- Short-term gains – Frequent trading realizes more short-term capital gains taxed at higher ordinary income rates when distributed.
- Capital gain distributions – Active realization of winners generates larger capital gain distributions versus a buy-and-hold index fund.
- Tax drag – Higher taxes diminish net returns and can impair long-term compounding versus more tax-efficient strategies.
- Wash sales – Active funds may trigger wash sales when losses are harvested and replaced by similar stocks within a short window, disallowing the loss.
- Tax-favored accounts – Growth funds are generally best suited for tax-advantaged retirement accounts where taxes are deferred until withdrawal. Taxable accounts will incur higher annual taxes.
While expected with active funds, higher taxes are a cost of growth investing that should be incorporated into net return expectations.
Growth Funds vs Index Funds
Growth funds differ from index funds across a number of dimensions:
- Actively managed by a fund manager
- Concentrated stock picking
- Attempt to outperform the market
- Inherently have more volatility
- Less tax efficient with higher turnover
- Higher expense ratios
- Passively track market indexes
- Broad diversification
- Closely match market returns
- Lower volatility profile
- Minimal trading means higher tax efficiency
- Very low expense ratios
Growth funds offer the potential for outpacing the markets through active management while assuming higher costs, volatility, and tax drag. Index funds provide reliable broad market exposure at minimal costs. Investors must weigh the merits of each strategy for their needs.
Best Practices for Investing in Growth Funds
Here are some tips for investors in growth funds:
- Maintain a long-term horizon of at least 5-10 years given the potential for volatility.
- Diversify across multiple growth funds and combine with index funds to balance risk.
- Use tax-advantaged accounts to defer taxes on capital gain distributions.
- Reinvest dividends and distributions to compound returns.
- Ensure risk tolerance aligns with the accepted higher volatility of growth stocks.
- Assess funds based on after-fee performance adjusting for risk taken.
- Favor fund managers with long tenure managing growth strategies.
- Limit position size for any individual fund in line with overall portfolio risk limits.
- Periodically review sector allocations and market cap exposures for style consistency.
- Monitor tax efficiency by checking capital gain distributions and portfolio turnover.
Growth funds carry higher expected risk and costs but also higher potential returns for investors who incorporate them prudently into their equity allocation.
Growth funds offer a way for investors to gain focused exposure to stocks exhibiting strong earnings, revenue, valuation, and market share growth compared to the overall market. Fund managers actively pick stocks forecast to deliver above-average growth and rotate holdings trying to capitalize on emerging opportunities earlier than the broad market. While growth funds carry higher fees and volatility, their potential for generating long-term capital appreciation makes them a popular fund category for many investors. However, prudent due diligence and risk management is vital to incorporate growth funds effectively into an investment plan.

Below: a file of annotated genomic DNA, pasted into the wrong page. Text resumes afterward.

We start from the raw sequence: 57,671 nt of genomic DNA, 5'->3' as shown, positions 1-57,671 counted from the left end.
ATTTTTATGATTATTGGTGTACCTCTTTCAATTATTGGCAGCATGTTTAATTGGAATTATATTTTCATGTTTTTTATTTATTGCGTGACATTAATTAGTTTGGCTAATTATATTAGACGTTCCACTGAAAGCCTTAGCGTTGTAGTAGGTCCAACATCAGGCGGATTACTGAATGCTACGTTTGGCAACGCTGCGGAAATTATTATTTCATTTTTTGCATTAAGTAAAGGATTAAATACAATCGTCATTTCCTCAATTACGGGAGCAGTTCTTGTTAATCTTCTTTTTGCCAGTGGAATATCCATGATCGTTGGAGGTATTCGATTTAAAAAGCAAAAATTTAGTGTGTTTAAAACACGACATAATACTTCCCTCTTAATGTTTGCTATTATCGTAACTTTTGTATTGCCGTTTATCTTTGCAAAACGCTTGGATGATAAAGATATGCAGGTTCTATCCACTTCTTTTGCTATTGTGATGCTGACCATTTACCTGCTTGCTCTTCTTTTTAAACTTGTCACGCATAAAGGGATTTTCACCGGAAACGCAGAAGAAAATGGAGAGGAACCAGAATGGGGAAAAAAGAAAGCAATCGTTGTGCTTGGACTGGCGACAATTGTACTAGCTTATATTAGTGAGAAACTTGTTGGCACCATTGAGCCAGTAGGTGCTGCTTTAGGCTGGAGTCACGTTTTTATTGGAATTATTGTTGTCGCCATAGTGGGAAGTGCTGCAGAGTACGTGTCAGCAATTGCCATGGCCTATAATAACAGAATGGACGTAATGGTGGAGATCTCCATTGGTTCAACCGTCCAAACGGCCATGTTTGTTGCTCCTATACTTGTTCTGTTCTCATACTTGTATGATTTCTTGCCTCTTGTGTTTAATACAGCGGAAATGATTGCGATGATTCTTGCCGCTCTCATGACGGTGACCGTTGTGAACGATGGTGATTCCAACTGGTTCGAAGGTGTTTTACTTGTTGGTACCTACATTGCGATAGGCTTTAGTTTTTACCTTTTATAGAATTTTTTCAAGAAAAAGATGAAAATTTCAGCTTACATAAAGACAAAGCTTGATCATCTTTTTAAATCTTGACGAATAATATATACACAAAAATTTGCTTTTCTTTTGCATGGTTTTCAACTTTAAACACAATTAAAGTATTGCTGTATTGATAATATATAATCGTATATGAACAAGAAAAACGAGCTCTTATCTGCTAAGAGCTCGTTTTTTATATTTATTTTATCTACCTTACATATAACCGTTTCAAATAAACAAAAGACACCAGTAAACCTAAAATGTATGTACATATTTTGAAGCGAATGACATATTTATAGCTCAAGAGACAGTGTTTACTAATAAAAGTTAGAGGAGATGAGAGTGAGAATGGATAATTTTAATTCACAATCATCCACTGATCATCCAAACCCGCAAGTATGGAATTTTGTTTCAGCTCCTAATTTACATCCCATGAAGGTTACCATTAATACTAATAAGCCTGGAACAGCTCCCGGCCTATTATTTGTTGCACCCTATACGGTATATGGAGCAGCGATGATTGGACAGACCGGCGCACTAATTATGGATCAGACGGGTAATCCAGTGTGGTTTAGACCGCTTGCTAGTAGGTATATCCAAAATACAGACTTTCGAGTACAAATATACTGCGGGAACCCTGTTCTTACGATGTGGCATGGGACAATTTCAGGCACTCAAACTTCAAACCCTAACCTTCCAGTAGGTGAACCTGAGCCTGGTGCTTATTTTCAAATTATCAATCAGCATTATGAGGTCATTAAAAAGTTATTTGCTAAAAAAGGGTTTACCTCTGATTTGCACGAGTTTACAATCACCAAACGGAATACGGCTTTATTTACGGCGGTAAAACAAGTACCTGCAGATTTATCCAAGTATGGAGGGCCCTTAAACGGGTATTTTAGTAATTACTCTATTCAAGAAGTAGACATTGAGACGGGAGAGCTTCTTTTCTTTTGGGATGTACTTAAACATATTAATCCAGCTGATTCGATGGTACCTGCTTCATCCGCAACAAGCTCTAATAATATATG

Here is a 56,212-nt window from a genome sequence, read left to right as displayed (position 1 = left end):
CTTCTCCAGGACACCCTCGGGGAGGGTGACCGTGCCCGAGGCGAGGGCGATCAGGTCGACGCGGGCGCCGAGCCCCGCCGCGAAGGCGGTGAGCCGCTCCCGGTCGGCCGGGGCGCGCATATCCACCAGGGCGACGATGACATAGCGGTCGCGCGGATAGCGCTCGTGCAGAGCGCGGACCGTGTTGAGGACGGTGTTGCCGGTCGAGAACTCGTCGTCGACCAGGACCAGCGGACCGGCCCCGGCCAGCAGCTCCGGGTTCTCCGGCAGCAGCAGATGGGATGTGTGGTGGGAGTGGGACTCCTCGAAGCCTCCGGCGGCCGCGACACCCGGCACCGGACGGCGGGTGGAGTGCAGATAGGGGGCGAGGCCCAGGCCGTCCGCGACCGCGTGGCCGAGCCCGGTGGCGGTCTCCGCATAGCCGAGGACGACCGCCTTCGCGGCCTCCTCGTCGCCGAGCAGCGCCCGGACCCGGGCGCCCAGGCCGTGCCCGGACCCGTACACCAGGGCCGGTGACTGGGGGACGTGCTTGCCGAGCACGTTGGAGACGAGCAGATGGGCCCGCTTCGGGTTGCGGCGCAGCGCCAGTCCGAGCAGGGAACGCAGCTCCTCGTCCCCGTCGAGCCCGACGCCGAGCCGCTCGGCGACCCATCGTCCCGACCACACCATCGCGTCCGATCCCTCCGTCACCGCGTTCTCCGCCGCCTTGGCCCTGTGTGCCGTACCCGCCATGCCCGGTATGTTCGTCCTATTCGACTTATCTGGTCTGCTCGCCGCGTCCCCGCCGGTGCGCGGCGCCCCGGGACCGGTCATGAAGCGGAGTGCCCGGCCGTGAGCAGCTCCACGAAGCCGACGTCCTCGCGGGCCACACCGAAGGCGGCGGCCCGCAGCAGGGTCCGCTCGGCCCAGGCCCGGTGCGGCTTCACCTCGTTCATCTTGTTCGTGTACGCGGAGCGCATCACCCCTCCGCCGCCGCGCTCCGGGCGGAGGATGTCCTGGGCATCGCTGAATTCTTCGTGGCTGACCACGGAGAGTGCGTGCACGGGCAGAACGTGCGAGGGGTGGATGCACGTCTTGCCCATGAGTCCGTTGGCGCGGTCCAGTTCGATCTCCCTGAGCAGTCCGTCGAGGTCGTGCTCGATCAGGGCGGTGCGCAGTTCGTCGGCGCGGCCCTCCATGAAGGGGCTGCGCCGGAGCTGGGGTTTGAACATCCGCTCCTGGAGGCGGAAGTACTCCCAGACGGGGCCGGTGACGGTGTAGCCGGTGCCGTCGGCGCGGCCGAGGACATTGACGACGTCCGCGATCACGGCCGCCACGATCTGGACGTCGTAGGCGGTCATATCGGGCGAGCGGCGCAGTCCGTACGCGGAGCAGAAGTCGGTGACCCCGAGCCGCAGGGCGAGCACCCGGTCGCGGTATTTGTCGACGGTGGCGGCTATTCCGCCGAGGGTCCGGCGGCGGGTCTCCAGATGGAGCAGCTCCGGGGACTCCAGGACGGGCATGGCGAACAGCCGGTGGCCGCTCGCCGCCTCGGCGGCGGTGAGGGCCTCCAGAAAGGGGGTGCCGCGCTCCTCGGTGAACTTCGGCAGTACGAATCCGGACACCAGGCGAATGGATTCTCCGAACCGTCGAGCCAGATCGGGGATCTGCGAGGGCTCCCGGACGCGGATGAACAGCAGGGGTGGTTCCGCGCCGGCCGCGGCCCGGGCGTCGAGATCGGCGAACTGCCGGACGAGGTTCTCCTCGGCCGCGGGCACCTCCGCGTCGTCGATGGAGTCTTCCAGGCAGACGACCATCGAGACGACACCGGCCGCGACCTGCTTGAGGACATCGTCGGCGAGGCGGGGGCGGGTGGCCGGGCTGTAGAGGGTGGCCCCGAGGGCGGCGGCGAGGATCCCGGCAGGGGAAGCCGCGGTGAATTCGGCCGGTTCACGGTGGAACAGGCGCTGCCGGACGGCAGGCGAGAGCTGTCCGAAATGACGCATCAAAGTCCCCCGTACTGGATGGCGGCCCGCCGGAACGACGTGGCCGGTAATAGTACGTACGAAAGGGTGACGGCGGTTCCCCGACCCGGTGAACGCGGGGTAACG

Frequently Asked Questions
What is the difference between a growth fund and an aggressive growth fund?
Aggressive growth funds concentrate on higher risk small and mid-cap stocks with extremely high growth often exceeding 25-30% annually. They embrace very high volatility in pursuit of maximum growth potential. Core growth funds have a broader mandate that includes larger caps and sectors with more moderate but still above-average growth.
What is a good benchmark for evaluating growth funds?
The Russell 1000 Growth Index is a common benchmark for large cap growth funds. The Russell 2000 Growth Index evaluates small cap growth strategies. Broad equity indexes like the S&P 500 also provide general market comparisons. Using multiple benchmarks helps assess performance.
Are growth funds considered a high-risk investment?
Yes, growth funds carry high risk relative to core equity index funds due to their concentrated positions in higher volatility stocks with high valuations. Their wider performance swings and potential for significant loss during market declines makes them a higher risk strategy that investors should ensure aligns with their risk tolerance.
How much of a portfolio should growth funds comprise?
Growth funds are generally recommended as a supplementary portfolio allocation rather than the core holding. A 10-20% allocation to growth provides potential added returns while limiting risk versus putting 50% or more in growth. Individual allocations depend on an investor’s specific goals and risk tolerance.
Do growth funds pay dividends?
Most pure growth funds pay little or no dividends because high growth companies plow profits back into expanding the business. Investors should not expect material dividend income from most pure growth strategies. However, some blended “growth and income” funds do offer modest dividend yields.
Are growth funds appropriate for retirees?
Growth funds are generally unsuitable as a major holding for retirees given their higher volatility. Preservation of capital and income consistency are higher priorities in retirement. However, conservatively sized growth fund positions may be appropriate for some risk-tolerant retirees not fully reliant on portfolio cash flows.
In another related article, The Benefits of Long-Term Investments: Securing Your Financial Future